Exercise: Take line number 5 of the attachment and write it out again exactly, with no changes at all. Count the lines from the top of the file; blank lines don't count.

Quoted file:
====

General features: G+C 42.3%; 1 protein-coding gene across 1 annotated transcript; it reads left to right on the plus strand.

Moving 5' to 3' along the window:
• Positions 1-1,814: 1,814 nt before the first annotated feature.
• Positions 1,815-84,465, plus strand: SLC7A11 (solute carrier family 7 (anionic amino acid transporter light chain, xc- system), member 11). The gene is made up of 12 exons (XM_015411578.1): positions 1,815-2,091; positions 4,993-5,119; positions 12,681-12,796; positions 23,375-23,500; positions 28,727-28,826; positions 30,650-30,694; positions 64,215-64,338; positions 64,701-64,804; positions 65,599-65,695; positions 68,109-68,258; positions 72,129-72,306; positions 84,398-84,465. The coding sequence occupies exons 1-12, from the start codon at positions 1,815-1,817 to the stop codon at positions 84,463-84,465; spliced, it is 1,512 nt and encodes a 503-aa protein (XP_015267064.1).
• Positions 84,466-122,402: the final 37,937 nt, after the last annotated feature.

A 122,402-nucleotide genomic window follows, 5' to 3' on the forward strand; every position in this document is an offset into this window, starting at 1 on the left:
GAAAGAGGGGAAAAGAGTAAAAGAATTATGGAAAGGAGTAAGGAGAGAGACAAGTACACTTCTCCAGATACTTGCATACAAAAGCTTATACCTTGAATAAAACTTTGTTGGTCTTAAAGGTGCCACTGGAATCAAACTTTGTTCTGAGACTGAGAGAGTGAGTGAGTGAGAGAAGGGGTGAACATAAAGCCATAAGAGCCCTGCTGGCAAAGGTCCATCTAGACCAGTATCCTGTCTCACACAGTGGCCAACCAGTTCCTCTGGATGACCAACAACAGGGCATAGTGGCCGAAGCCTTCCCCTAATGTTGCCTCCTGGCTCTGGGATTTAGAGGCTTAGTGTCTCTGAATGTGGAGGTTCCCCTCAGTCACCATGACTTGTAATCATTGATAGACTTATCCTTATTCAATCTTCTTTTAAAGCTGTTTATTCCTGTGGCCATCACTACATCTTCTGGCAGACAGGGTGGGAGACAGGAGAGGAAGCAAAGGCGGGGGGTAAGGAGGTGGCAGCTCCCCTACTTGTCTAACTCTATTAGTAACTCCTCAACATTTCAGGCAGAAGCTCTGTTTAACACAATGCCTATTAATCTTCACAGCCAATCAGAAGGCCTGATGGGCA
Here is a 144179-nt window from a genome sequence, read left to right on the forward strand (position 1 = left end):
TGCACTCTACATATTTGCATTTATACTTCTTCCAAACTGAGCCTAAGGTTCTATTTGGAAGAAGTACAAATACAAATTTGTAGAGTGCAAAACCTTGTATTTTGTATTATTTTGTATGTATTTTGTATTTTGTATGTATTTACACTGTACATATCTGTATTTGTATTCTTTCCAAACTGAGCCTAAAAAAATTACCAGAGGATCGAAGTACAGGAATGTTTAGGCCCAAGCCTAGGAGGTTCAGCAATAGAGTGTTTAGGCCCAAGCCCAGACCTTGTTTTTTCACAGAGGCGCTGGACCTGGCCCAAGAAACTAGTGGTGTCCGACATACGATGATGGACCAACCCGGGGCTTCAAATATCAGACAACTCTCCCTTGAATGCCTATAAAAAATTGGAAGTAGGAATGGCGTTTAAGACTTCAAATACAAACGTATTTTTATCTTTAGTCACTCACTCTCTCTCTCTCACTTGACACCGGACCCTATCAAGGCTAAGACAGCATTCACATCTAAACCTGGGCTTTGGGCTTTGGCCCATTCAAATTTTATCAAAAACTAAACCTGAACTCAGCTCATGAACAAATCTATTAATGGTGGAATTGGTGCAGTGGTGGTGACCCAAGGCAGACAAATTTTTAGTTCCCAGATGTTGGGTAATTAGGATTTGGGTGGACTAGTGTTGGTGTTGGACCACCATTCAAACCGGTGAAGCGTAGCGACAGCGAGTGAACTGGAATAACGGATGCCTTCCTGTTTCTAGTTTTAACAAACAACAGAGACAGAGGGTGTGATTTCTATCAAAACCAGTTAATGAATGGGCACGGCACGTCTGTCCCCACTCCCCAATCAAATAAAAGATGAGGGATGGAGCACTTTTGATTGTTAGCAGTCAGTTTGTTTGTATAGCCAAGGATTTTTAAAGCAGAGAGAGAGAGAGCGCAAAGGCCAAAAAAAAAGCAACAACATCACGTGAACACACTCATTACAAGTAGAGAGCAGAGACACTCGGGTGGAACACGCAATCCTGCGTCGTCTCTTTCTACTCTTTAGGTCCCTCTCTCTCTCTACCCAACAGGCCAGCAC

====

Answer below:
• Positions 84,466-122,402: the final 37,937 nt, after the last annotated feature.